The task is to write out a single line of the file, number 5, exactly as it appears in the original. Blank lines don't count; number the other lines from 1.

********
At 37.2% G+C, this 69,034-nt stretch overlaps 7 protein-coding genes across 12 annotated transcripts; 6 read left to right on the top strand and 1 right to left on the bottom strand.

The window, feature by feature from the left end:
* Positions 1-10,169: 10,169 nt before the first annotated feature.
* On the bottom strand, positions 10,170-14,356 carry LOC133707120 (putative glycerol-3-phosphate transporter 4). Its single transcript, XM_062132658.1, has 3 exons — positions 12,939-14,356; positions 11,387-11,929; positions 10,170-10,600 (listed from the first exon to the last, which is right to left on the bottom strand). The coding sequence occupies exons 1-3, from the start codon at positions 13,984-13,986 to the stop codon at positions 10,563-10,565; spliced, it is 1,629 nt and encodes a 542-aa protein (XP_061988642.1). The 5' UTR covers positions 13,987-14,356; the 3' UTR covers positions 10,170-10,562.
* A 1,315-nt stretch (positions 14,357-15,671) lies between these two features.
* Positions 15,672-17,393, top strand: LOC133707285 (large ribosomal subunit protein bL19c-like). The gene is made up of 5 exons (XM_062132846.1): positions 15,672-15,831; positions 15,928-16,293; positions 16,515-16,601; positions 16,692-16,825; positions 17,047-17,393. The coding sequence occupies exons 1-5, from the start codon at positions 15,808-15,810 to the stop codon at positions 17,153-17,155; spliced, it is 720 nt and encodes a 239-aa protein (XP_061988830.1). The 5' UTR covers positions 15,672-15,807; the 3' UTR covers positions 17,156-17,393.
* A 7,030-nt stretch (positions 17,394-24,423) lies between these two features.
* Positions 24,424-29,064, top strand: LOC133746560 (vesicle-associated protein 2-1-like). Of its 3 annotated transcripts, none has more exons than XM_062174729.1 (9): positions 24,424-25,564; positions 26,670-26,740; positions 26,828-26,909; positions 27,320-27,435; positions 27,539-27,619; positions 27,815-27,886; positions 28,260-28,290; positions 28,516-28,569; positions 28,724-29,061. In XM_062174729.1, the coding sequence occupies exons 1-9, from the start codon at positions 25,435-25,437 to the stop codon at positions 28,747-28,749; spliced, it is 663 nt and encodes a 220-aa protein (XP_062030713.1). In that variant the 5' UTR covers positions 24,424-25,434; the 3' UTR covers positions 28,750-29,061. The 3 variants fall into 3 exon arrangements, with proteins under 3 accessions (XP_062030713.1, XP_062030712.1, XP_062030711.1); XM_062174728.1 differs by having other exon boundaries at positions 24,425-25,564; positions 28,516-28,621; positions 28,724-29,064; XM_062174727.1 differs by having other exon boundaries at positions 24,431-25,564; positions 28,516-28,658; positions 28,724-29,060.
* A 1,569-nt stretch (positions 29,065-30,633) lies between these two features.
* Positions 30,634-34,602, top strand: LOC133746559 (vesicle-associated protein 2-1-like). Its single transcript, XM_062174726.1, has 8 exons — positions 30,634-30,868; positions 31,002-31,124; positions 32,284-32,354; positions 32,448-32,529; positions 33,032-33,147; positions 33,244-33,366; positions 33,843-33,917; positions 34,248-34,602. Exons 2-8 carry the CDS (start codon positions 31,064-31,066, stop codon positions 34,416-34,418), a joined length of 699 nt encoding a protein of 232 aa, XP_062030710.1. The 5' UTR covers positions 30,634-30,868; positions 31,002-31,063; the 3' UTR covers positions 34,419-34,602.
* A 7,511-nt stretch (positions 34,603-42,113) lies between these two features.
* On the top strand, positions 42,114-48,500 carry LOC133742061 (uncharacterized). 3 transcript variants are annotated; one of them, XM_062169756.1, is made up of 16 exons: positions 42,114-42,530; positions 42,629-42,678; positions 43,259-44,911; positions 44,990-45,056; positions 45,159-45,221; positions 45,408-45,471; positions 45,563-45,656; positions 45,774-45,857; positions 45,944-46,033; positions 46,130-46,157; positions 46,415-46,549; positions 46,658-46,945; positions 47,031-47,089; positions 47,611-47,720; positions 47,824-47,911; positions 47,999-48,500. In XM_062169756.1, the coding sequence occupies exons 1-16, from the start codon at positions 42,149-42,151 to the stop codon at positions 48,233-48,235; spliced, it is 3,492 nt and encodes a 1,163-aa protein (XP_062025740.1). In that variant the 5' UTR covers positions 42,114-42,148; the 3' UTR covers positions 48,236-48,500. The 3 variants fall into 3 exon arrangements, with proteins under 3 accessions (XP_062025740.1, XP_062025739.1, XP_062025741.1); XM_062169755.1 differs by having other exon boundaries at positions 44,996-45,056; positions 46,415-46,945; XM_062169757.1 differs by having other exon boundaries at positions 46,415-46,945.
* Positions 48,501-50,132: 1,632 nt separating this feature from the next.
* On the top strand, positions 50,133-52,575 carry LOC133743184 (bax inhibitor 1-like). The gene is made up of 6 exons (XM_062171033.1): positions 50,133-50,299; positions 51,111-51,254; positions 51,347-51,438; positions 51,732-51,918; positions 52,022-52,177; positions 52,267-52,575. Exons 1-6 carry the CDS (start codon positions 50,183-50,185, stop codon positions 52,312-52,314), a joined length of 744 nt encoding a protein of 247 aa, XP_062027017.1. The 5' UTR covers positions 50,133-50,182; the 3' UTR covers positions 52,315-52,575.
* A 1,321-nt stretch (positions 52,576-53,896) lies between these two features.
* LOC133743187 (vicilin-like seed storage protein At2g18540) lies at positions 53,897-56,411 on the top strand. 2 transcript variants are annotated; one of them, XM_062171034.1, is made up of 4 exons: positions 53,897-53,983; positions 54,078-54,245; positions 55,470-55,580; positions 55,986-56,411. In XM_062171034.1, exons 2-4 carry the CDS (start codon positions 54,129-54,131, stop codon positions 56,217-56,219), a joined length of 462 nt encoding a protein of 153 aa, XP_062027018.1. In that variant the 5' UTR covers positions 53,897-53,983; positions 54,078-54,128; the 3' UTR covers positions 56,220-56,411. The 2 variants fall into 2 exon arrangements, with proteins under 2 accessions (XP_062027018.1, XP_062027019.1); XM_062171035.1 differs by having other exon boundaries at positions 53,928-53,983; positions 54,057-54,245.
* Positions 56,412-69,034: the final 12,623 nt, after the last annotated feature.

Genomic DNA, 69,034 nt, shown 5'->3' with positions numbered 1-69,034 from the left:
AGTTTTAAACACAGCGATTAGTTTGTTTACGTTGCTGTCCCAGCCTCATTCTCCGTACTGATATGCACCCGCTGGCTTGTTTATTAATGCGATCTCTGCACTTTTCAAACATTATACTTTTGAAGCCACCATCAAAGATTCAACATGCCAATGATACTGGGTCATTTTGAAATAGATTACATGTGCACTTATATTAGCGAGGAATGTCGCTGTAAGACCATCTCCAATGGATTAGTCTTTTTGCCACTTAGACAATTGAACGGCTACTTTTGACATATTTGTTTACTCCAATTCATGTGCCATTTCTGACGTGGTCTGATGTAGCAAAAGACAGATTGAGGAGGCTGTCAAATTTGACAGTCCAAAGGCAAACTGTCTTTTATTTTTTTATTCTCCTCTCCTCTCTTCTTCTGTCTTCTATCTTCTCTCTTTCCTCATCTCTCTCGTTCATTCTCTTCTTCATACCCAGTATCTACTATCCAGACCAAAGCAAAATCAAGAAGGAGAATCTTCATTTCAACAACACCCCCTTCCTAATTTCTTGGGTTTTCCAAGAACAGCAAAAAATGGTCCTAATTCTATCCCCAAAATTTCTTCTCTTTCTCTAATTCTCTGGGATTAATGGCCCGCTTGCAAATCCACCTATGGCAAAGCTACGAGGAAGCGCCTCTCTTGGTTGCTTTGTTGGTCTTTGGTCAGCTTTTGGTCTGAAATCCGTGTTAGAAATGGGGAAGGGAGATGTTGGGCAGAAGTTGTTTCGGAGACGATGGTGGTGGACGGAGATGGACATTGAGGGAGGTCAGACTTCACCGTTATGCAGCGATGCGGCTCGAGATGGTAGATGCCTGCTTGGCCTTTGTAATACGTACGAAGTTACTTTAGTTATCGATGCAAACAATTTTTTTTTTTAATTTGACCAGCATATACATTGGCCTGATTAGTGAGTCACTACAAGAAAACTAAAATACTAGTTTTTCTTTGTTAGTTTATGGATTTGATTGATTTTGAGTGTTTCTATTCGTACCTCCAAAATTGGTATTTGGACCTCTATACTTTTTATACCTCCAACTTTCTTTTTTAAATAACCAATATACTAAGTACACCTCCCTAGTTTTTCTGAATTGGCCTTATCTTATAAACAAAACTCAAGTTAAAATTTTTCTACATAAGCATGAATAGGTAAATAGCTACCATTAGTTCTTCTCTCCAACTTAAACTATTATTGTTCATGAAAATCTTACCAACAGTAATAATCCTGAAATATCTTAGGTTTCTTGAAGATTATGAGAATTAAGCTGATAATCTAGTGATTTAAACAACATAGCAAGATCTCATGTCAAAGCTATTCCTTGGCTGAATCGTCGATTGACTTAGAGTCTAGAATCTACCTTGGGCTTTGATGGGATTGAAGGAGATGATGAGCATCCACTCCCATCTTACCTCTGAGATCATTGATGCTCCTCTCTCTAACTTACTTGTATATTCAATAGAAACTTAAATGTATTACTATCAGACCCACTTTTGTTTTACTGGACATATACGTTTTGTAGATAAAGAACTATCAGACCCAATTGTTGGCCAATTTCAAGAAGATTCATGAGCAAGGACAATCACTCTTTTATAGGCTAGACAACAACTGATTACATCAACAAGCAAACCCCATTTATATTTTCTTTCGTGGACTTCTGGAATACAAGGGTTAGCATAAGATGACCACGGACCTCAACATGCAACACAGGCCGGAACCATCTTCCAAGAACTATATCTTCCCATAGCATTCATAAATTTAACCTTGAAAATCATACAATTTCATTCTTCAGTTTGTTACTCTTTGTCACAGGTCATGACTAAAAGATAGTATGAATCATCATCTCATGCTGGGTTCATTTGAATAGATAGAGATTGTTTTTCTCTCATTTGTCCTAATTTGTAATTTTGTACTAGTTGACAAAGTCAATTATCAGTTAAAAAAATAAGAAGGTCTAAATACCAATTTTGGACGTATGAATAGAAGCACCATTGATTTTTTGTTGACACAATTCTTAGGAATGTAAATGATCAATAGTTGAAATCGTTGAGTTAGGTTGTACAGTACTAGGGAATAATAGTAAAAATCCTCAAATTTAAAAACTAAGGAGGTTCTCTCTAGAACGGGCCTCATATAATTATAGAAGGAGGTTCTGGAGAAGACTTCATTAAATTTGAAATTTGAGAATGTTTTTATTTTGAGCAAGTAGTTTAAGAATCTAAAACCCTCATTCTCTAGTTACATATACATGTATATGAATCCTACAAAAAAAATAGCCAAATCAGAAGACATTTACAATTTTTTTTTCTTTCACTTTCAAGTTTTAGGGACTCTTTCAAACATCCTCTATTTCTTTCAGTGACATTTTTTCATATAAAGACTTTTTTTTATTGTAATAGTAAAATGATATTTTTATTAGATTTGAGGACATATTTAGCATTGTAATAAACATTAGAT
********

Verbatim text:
* A 1,315-nt stretch (positions 14,357-15,671) lies between these two features.